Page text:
The wind was rising, so I went to the wood. It lies south of the city, a mile from my home: a narrow nameless fragment of beechwood topping a shallow hill. I walked there, following streets to the city’s fringe, and then field edge paths through hedgerows of hawthorn and hazel.
Rooks haggled in the air above the threes. The sky was a bright cold blue, fading to milk at its edges. From a quarter of a mile away, I could hear the noise of the wood in the wind: a soft marine roar. It was the immense compound noise of friction – of leaf fretting on leaf, and branch rubbing on branch.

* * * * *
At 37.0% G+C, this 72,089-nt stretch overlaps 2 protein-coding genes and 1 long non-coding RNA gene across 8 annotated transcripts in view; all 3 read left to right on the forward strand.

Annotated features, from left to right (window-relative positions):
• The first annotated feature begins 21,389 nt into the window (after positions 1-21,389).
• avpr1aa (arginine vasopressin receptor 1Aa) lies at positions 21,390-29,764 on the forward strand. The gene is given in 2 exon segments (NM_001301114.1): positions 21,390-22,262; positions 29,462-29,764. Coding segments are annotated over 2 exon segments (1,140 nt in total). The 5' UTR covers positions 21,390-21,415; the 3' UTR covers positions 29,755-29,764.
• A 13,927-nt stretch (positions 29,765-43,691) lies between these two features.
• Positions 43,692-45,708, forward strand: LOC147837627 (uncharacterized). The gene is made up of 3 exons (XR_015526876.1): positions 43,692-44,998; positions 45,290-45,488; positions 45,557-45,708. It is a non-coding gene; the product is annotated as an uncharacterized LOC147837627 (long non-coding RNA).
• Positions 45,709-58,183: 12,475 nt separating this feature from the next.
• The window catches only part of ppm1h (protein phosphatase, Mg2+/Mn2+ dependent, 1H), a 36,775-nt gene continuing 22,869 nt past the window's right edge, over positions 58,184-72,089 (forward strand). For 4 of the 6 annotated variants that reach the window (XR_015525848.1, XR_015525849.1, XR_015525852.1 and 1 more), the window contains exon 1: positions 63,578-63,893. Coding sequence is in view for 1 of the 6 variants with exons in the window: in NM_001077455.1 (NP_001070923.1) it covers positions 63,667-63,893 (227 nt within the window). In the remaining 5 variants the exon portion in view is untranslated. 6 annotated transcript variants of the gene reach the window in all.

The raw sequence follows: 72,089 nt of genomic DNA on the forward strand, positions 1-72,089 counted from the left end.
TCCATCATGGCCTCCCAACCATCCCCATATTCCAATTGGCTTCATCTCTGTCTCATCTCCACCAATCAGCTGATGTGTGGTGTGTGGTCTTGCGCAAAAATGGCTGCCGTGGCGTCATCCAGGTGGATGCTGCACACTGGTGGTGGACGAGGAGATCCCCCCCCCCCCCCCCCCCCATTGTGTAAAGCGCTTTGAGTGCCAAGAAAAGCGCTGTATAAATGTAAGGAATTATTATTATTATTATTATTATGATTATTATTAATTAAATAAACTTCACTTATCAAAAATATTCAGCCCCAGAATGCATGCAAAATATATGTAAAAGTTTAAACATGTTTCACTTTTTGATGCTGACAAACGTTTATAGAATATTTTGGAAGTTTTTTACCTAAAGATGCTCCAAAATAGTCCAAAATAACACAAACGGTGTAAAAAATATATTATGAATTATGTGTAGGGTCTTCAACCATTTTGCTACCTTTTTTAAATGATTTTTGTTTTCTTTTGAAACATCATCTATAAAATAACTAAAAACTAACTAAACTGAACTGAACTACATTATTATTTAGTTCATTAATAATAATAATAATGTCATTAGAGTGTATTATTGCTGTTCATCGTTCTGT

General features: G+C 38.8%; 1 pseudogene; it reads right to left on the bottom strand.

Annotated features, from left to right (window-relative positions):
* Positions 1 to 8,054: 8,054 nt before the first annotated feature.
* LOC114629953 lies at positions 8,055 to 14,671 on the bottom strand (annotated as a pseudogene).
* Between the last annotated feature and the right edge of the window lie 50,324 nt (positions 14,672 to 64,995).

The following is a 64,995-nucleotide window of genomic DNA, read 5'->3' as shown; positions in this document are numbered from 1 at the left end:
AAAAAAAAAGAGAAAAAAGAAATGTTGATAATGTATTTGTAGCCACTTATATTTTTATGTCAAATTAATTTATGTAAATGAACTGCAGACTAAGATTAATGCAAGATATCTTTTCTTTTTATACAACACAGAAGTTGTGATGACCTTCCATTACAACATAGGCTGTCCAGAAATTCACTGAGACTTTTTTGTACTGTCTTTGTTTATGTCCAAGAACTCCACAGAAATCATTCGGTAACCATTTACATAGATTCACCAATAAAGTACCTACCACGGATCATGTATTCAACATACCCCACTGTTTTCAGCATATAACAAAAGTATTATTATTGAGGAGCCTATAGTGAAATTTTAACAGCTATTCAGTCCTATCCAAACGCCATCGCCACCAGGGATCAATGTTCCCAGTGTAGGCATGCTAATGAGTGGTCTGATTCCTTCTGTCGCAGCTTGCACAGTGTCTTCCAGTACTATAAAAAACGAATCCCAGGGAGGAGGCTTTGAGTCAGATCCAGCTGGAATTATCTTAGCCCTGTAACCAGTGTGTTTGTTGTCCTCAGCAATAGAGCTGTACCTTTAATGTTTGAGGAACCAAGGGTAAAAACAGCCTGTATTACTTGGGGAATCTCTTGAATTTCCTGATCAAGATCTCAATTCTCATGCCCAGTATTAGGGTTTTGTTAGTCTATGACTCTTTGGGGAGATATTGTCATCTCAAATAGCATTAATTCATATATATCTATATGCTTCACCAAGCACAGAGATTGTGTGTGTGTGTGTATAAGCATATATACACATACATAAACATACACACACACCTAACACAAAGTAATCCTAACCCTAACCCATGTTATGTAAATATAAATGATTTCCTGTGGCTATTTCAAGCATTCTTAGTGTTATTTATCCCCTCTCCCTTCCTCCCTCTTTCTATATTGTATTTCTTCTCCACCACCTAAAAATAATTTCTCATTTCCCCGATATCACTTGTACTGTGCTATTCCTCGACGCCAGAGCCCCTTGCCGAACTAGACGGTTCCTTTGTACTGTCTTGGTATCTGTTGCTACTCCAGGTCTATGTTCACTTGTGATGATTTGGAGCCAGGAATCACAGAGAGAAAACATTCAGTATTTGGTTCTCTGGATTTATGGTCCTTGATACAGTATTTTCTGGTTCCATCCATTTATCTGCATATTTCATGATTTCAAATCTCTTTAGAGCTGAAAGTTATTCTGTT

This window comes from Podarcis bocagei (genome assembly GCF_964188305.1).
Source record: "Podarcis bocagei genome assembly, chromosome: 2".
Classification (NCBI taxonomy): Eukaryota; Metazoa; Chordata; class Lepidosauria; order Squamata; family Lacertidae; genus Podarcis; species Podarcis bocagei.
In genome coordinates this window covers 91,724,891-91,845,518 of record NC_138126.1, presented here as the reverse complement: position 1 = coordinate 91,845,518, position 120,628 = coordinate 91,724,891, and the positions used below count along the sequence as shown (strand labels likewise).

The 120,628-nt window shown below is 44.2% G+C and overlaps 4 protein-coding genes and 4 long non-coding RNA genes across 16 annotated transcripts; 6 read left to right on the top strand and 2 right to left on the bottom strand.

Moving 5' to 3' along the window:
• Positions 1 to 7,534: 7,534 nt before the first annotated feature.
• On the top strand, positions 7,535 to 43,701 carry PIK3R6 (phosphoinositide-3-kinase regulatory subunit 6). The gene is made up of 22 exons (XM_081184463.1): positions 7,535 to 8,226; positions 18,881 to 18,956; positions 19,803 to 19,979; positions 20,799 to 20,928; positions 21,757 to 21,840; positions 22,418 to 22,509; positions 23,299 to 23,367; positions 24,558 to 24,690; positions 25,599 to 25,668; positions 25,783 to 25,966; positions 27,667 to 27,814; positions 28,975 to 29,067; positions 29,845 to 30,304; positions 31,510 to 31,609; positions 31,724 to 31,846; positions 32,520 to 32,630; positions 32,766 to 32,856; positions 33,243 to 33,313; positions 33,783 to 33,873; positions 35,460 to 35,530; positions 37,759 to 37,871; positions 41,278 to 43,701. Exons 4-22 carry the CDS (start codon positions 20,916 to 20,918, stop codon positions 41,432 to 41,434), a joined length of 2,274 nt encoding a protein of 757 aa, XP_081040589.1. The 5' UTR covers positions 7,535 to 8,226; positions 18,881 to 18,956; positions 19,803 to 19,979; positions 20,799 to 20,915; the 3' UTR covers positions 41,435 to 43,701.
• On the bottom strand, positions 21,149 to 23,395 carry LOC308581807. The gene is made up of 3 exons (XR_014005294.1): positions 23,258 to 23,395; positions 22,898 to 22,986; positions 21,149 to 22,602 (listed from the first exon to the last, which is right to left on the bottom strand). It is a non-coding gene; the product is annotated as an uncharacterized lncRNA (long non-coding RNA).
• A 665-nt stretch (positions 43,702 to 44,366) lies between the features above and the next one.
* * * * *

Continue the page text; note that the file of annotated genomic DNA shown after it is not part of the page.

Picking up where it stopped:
I’m going to re-read the chapter the next time I’m there. My only quibble with this evocative introduction is the word ‘nameless’. As a child taken there and visiting it now, it was and is singular, definite and precise, ‘The Beechwoods’, as befits its uniqueness.